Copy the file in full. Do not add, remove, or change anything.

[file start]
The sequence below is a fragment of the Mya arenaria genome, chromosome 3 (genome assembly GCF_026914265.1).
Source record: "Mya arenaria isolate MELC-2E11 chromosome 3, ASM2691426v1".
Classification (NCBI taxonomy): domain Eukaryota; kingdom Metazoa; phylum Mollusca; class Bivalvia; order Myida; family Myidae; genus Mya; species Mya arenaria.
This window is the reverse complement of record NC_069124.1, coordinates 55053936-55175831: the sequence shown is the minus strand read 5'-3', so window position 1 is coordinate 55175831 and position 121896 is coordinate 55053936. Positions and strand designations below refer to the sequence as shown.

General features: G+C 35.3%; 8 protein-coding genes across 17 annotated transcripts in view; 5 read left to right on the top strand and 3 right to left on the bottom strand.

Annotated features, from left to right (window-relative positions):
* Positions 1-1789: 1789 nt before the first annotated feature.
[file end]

The sequence below is a fragment of the Mya arenaria genome, chromosome 3 (genome assembly GCF_026914265.1).
Source record: "Mya arenaria isolate MELC-2E11 chromosome 3, ASM2691426v1".
Classification (NCBI taxonomy): domain Eukaryota; kingdom Metazoa; phylum Mollusca; class Bivalvia; order Myida; family Myidae; genus Mya; species Mya arenaria.
This window is the reverse complement of record NC_069124.1, coordinates 55053936-55175831: the sequence shown is the minus strand read 5'-3', so window position 1 is coordinate 55175831 and position 121896 is coordinate 55053936. Positions and strand designations below refer to the sequence as shown.

General features: G+C 35.3%; 8 protein-coding genes across 17 annotated transcripts in view; 5 read left to right on the top strand and 3 right to left on the bottom strand.

Annotated features, from left to right (window-relative positions):
* Positions 1-1789: 1789 nt before the first annotated feature.